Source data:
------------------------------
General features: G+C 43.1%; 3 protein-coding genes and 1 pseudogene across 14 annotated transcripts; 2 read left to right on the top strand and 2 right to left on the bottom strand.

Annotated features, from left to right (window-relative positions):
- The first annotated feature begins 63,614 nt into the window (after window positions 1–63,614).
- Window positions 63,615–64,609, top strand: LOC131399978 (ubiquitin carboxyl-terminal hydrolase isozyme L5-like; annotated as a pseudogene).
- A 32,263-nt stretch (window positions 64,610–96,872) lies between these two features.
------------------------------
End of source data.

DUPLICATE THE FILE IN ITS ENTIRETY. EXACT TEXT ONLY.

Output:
General features: G+C 43.1%; 3 protein-coding genes and 1 pseudogene across 14 annotated transcripts; 2 read left to right on the top strand and 2 right to left on the bottom strand.

Annotated features, from left to right (window-relative positions):
- The first annotated feature begins 63,614 nt into the window (after window positions 1–63,614).
- Window positions 63,615–64,609, top strand: LOC131399978 (ubiquitin carboxyl-terminal hydrolase isozyme L5-like; annotated as a pseudogene).
- A 32,263-nt stretch (window positions 64,610–96,872) lies between these two features.